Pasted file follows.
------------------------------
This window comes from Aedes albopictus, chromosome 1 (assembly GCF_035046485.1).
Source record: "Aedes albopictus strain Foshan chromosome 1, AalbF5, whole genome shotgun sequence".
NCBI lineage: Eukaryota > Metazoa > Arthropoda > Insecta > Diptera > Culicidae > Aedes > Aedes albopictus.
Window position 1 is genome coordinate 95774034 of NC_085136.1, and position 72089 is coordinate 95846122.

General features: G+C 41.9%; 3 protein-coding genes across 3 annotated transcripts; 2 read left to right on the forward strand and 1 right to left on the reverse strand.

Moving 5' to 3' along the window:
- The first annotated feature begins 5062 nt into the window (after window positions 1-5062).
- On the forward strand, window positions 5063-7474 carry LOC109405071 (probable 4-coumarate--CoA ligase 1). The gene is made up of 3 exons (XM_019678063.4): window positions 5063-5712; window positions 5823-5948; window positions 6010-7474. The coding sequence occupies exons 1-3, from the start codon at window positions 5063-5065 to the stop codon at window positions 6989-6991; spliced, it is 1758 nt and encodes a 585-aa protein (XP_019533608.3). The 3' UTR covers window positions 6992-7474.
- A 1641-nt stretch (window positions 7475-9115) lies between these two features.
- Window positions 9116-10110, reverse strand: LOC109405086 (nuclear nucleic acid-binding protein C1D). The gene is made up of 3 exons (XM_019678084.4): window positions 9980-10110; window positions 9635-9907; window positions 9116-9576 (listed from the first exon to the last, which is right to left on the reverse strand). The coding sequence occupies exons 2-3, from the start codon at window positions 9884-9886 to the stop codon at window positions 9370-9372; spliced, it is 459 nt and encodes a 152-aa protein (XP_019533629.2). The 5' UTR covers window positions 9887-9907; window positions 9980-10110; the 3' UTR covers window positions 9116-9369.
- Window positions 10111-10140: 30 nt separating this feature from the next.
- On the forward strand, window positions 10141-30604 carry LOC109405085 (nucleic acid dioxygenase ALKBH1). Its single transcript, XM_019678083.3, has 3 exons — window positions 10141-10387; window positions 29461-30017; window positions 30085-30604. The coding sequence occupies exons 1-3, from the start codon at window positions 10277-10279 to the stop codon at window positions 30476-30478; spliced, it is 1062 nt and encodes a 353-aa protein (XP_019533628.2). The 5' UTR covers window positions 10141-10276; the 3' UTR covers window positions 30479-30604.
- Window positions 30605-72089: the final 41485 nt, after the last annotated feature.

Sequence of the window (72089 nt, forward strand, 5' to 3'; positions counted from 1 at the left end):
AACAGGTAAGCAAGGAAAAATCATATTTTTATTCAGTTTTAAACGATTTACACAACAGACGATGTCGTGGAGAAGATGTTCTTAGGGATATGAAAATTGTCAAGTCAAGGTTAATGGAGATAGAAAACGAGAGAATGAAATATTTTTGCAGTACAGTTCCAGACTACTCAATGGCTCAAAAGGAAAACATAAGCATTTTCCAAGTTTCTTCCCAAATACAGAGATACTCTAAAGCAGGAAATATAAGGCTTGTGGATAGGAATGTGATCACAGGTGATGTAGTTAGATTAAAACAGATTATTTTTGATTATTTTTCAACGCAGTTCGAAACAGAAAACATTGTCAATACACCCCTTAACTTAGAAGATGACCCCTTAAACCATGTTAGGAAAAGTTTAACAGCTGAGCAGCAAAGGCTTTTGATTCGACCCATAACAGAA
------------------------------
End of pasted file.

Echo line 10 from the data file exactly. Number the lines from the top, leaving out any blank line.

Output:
- Window positions 9116-10110, reverse strand: LOC109405086 (nuclear nucleic acid-binding protein C1D). The gene is made up of 3 exons (XM_019678084.4): window positions 9980-10110; window positions 9635-9907; window positions 9116-9576 (listed from the first exon to the last, which is right to left on the reverse strand). The coding sequence occupies exons 2-3, from the start codon at window positions 9884-9886 to the stop codon at window positions 9370-9372; spliced, it is 459 nt and encodes a 152-aa protein (XP_019533629.2). The 5' UTR covers window positions 9887-9907; window positions 9980-10110; the 3' UTR covers window positions 9116-9369.